ERIC Number: EJ1021792
Record Type: Journal
Publication Date: 2013
Abstractor: As Provided
Reference Count: N/A
Progressive Reformers and the Democratic Origins of Citizenship Education in the United States during the First World War
Wegner, Kathryn L.
History of Education, v42 n6 p713-728 2013
The birth of formal citizenship education in the United States emerged in the context of mass immigration, the Progressive Movement, and the First World War. Wartime citizenship education has been chastised for its emphasis on patriotism and loyalty, and while this is a trend, historians have minimised the ways in which the democratic goals of the Progressive Movement at large also shaped citizenship education in its infancy. The paper situates citizenship education within the larger and broader aims of the Progressive Movement, and then looks at two federal agencies, the Bureau of Education and the Bureau of Naturalization, which produced and distributed the first citizenship curricula to the nation's teachers. Ultimately, analysis of their citizenship textbook and teachers' manual show that, even during war, it was assumed that through education any person, regardless of nationality or gender, could access citizenship, this being a very democratic mission in a paranoid moment.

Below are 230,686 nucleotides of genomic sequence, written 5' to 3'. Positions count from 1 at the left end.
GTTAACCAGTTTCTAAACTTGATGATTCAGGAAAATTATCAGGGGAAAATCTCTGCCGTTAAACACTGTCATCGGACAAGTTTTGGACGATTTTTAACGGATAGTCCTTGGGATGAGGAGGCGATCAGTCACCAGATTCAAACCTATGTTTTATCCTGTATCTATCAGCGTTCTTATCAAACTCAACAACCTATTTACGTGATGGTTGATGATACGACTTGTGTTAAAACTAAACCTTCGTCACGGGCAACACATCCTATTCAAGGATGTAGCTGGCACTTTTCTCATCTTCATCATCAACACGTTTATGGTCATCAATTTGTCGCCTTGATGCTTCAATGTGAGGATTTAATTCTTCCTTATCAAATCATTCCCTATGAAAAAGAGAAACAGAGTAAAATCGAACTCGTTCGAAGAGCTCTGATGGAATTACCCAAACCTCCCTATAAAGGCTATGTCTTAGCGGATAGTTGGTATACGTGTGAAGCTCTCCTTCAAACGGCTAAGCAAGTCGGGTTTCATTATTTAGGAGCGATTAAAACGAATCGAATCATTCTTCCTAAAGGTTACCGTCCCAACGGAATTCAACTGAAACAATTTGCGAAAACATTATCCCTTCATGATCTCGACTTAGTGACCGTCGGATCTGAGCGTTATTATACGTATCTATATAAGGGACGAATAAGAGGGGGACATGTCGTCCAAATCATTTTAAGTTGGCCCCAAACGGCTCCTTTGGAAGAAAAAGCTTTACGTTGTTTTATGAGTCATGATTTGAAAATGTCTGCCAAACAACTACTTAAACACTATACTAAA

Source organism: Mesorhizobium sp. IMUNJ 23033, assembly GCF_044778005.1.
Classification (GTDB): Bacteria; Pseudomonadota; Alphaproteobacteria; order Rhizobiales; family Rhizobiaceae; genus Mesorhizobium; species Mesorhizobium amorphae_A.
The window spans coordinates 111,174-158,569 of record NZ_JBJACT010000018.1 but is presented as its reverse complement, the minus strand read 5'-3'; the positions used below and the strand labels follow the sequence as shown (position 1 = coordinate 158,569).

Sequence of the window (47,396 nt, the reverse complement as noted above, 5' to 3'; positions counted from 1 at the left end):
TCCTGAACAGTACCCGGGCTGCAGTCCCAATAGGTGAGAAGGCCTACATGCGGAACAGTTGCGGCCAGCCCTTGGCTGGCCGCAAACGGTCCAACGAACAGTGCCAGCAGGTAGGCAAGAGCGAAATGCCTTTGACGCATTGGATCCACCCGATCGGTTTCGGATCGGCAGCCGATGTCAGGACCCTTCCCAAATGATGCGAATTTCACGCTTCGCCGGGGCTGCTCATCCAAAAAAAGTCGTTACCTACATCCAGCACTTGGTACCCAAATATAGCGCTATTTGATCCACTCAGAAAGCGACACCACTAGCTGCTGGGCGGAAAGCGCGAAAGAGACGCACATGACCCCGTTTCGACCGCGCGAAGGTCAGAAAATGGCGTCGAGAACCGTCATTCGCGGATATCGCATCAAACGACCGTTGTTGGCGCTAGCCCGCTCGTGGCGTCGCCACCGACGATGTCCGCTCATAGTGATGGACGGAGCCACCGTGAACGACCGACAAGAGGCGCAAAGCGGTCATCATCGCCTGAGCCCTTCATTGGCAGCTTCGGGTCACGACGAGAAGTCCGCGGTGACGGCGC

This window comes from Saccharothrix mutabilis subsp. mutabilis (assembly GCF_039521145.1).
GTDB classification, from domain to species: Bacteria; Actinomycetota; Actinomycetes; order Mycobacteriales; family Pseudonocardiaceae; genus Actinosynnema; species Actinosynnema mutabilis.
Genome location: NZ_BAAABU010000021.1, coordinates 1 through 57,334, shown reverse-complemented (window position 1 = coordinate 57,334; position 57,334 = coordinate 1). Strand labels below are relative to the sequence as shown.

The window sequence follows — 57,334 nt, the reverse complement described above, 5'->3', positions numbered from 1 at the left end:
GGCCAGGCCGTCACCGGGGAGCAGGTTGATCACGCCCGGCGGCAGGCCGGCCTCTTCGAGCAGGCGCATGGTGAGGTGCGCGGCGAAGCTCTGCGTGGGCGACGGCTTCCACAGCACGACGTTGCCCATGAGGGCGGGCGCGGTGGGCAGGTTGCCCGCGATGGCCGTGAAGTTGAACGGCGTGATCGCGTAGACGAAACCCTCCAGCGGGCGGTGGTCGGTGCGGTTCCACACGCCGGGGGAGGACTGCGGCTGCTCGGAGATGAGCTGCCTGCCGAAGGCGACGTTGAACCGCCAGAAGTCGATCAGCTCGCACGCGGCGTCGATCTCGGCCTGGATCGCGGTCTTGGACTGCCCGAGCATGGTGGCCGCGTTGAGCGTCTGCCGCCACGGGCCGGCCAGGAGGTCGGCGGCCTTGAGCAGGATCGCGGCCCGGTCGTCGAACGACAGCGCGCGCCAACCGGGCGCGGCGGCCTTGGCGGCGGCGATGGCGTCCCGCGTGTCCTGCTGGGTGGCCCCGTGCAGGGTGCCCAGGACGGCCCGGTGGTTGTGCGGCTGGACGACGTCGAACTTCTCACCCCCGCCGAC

Descriptors: Citizenship Education, Patriotism, Immigration, Educational Trends, Educational History, Federal Government, Public Agencies, Textbooks, Content Analysis, Teaching Guides, War, Democracy, Politics, Nationalism, Curriculum
Routledge. Available from: Taylor & Francis, Ltd. 325 Chestnut Street Suite 800, Philadelphia, PA 19106. Tel: 800-354-1420; Fax: 215-625-2940; Web site: http://www.tandf.co.uk/journals
Publication Type: Journal Articles; Reports - Research
Education Level: N/A
Authoring Institution: N/A